I have configured a new Ubuntu installation in a Notebook to use a swap file, instead of using a swap partition.

By default is not possible to get Ubuntu to hibernate using a swap file, so I tried this tutorial, but it is specific to grub1, and Ubuntu now uses grub2.

Does anybody know how to do this?

I've given a quick read to the tutorial and, if I have understood correctly, you just need to specify the resume options to the Linux command line. With Grub2 is really simple, and your changes will be always preserved. You need to edit the /etc/default/grub file, specifically this line:

GRUB_CMDLINE_LINUX="resume=... resume_offset=..."

After that, run sudo update-grub for the changes to take effect.

Changing GRUB_CMDLINE_LINUX won't affect other Linux installations you have (because /etc/grub.d/30_os-prober does not use this variable).

About the problem you're having: is the partition of the swapfile encrypted? If so, hibernation won't work. If not, then the output of filefrag -v /swapfile may be helpful.

  • Thanks! I will try. But I think it config all linux entries in grub with this line. – tfmoraes Oct 13 '10 at 16:26
  • Don't forget: after changing /etc/default/grub you need to run update-grub. – JanC Oct 13 '10 at 16:44
  • @tfmoraes: why wouldn't you want this added to all linux entries? – JanC Oct 13 '10 at 16:45
  • @JanC: Because I may have other Linux distributions installed. – tfmoraes Oct 13 '10 at 17:21
  • If you look at /etc/grub.d/30_os-prober, you'll see that GRUB_CMDLINE_LINUX is not used, so changing it won't affect other Linux installations. – Andrea Corbellini Oct 13 '10 at 17:43

Hibernate with Swap file using uswusp

Although it is possible to hibernate to swap file and it supposedly works with systemd hibernate by setting kernel parameters. However, I couldn't get it to resume so instead switched to using uswsusp (userspace software suspend). Here are the steps I used on Ubuntu 17.04/17.10.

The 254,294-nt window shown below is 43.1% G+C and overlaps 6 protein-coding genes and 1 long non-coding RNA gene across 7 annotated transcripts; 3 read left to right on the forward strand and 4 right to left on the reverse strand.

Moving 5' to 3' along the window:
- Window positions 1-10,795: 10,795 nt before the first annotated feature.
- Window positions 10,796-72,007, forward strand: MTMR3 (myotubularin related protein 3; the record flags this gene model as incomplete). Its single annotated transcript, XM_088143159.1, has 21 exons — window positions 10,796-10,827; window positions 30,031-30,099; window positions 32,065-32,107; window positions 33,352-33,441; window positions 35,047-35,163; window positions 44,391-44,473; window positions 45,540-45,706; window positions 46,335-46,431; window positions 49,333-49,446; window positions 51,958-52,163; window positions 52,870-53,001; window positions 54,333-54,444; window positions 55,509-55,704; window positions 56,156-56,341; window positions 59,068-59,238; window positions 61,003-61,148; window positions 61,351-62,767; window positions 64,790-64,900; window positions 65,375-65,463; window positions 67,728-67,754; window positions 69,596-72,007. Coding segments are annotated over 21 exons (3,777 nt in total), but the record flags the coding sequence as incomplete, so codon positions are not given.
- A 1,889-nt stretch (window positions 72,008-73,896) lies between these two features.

Create the Swap File

The commands to create a formatted 4GiB swap file, mounted and added to /etc/fstab:

sudo fallocate -l 4g /swapfile
sudo chmod 600 /swapfile
sudo mkswap /swapfile
sudo swapon /swapfile
echo '/swapfile swap swap defaults 0 0' | sudo tee -a /etc/fstab

Verify Swap File Partition

sudo findmnt -no SOURCE,UUID -T /mnt/4GiB.swap
> /dev/sda1 11cc33ee-1234-abcd-1234-ddeeff112233

Install Userspace Software Suspend (uswsusp)

sudo apt install uswsusp

Configure uswsusp

To create /etc/uswsusp.conf and recreate initramfs:

sudo dpkg-reconfigure -pmedium uswsusp
  • Yes to 'Continue without a valid swap space?' (Wizard not set swap file yet.)
  • Select the partition that the swap-file resides on, cross-reference with details from findmnt above. (Note:not the swap-file itself)

Note: Any changes manually made to /etc/uswsusp.conf will require recreating initramfs afterwards with this command:

sudo update-initramfs -u

Test uswusp hibernate

sudo s2disk

There should be snapshot messages on the screen on hibernate and resume.

Use s2disk with systemd hibernate

By default systemd will use it's own hibernate commands so replace them with the uswusp commands by overriding the systemd-hibernate.service:

sudo systemctl edit systemd-hibernate.service

In the text editor that opens put the following text (the blank ExecStart is required). Then save and exit:

ExecStartPost=/bin/run-parts -a post /lib/systemd/system-sleep

This will create /etc/systemd/system/systemd-hibernate.service.d/override.conf file with override details.

Test systemd hibernate :

systemctl hibernate 

Note: To check that the systemd override.conf has been created, loaded and no errors, run:

systemctl status systemd-hibernate.service


  • This instructions seems to work but the systemd hibernation is not working for me. Have you tested this your own? Should this ExceStart=run-parts -a post /lib/systemd/system-sleep be ExceStartPost=run-parts -a post /lib/systemd/system-sleep – Joaquín Aramendía Oct 2 '17 at 14:51
  • It was tested and working but perhaps that addition is needed. I have updated my answer. – Cas Oct 2 '17 at 15:33
  • This doesn't look quite right. The enable option of systemctl symlinks from /etc/systemd/system/ to /lib/systemd/system/. You should never be copying directly into /etc/systemd/system/ – Auspex Oct 29 '17 at 19:46
  • Yes you should put put service files in /etc/systemd/system, especially if you are overriding existing services: wiki.archlinux.org/index.php/systemd#Writing_unit_files – Cas Oct 29 '17 at 22:46
  • That said there is an alternative of using a conf file as specified at the bottom of the systemd.unit docs but still either way is recommended. – Cas Oct 29 '17 at 22:51

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